Next, it was time to try out Ivy and IvyBeans.  At the time, there was no up-to-date build available, so I built from HEAD, but at this point you can just download 1.1 Milestone 3.  Installation is as simple as extracting the zip you just downloaded and then following the basic plug-in install steps.  I searched on to find the appropriate org (a.k.a. group) and name for each of the two libraries my project uses.  I then removed the libraries from the NetBeans project, temporarily making the IDE unhappy.  After I added lines of the following form to ivy.xml and then executed a Clean and Build on the project, Ivy downloaded the libraries, IvyBeans made them available to the project, and the build completed successfully.  Pretty cool!

<dependency org="com.something" name="library_name" rev="1.2.3" conf="compile->*" />

My transition to NetBeans isn't totally finished, but it's almost there.  One thing I still need to figure out is what changes are needed to allow me to run an external build using the ant build.xml file generated by NetBeans – I think it involves specifying a few properties that are currently absent when ant is run standalone.

As I've said in most of my posts, please tell if you know of a better way to do any of what I've described above.  I'm definitely not an expert in NetBeans or Ivy.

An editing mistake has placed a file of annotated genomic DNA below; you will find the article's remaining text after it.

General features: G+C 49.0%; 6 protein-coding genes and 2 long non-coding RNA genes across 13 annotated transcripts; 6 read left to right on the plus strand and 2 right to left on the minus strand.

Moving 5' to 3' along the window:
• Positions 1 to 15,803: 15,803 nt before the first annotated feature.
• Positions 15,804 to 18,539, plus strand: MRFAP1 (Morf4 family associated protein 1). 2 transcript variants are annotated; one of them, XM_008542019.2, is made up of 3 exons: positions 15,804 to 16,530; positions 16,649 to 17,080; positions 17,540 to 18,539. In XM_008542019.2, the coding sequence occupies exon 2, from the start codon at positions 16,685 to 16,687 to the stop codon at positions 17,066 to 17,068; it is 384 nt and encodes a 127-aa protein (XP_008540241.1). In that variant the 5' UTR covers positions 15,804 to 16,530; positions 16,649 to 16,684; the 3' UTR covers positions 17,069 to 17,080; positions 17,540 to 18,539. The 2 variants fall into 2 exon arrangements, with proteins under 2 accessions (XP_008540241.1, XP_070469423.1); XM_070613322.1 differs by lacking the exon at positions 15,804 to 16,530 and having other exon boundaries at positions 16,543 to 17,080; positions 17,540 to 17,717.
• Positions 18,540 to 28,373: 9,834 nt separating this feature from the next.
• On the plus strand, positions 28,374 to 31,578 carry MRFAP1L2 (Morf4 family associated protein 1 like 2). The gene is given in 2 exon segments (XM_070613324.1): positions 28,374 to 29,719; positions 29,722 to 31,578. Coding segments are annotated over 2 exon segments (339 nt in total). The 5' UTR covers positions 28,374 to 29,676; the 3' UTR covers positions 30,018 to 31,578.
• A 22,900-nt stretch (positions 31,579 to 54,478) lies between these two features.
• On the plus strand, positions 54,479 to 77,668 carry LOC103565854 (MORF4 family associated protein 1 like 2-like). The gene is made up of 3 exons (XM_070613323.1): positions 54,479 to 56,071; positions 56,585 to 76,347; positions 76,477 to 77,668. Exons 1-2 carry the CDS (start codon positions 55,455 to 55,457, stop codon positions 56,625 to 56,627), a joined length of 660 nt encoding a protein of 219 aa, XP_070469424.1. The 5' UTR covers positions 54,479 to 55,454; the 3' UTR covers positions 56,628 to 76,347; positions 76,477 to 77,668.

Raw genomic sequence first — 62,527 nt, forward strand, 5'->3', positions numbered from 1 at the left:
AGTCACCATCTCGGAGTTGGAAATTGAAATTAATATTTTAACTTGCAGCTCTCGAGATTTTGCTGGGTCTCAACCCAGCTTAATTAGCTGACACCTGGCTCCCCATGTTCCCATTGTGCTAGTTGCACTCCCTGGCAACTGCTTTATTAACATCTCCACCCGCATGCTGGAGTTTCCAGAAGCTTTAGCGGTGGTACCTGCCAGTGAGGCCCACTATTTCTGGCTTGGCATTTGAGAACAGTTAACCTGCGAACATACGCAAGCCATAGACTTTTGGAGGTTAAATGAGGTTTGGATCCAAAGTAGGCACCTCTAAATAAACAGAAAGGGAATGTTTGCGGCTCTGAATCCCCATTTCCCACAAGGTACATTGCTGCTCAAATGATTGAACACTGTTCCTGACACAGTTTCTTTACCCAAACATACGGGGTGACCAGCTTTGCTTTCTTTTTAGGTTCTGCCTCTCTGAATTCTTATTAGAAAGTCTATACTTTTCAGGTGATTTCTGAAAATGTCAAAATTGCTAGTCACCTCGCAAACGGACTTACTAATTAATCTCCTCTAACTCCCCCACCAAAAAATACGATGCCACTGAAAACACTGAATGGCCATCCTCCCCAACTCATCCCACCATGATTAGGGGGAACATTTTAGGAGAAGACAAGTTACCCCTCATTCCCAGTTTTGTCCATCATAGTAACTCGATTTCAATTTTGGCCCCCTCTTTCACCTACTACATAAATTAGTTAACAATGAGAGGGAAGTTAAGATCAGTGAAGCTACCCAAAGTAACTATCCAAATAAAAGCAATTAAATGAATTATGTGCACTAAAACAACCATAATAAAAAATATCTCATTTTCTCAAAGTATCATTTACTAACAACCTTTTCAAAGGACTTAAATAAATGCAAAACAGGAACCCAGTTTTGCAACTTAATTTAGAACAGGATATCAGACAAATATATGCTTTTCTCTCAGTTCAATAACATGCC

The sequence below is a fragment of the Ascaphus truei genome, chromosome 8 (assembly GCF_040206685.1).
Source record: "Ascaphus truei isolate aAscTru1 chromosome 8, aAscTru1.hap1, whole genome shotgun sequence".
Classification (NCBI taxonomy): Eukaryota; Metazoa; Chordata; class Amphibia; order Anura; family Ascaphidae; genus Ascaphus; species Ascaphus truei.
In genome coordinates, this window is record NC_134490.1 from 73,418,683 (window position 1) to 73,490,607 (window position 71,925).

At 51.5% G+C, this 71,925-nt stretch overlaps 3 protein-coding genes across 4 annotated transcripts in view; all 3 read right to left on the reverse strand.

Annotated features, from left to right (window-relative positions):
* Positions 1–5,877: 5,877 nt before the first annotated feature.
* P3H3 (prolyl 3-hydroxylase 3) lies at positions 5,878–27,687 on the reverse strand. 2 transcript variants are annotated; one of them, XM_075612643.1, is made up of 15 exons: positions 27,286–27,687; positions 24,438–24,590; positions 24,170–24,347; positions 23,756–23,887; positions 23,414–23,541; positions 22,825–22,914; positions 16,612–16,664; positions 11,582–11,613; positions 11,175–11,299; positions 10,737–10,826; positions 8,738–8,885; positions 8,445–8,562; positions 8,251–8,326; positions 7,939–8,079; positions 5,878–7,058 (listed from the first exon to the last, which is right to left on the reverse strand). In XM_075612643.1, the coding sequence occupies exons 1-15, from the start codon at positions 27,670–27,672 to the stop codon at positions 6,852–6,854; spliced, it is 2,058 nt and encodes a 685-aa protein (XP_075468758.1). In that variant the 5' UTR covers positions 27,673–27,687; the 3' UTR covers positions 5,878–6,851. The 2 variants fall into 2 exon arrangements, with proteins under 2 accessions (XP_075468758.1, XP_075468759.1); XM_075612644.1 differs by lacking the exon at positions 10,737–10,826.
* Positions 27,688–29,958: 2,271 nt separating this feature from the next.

Saturday, June 27, 2009

Embedded Groovy as an Application Extension Language

I recently worked with my client to add an extension mechanism (in this case, a very simple plug-in system) to their intranet Java web application.  It's initially meant for use by professional services staff and possibly other advanced users in the future.  Our first thought was to go with JavaScript via the Java Scripting API, since that pair of technologies was already in use elsewhere in the system for simple filtering expressions (e.g., "value > 10 && value < 100").  I wrote a few examples and discovered that the code quickly became a weird hybrid of Java and JavaScript that was very hard to read. ("Is that a Java String or a JavaScript String?…")  After a brief conversation with my client, we decided to instead go with Groovy for several reasons.  We can keep the code around as Strings for now, but easily compile it to class files later if our needs change.  Groovy's integration with Java is excellent and easy to understand.  If the user knows Java, but isn't comfortable with Groovy's many cool features, he or she can write normal Java (except for inner classes) and have it interpreted/compiled as Groovy.  What follows is a description of how I set it up.  Please let me know what you think of this approach, especially if you can suggest a way to improve it.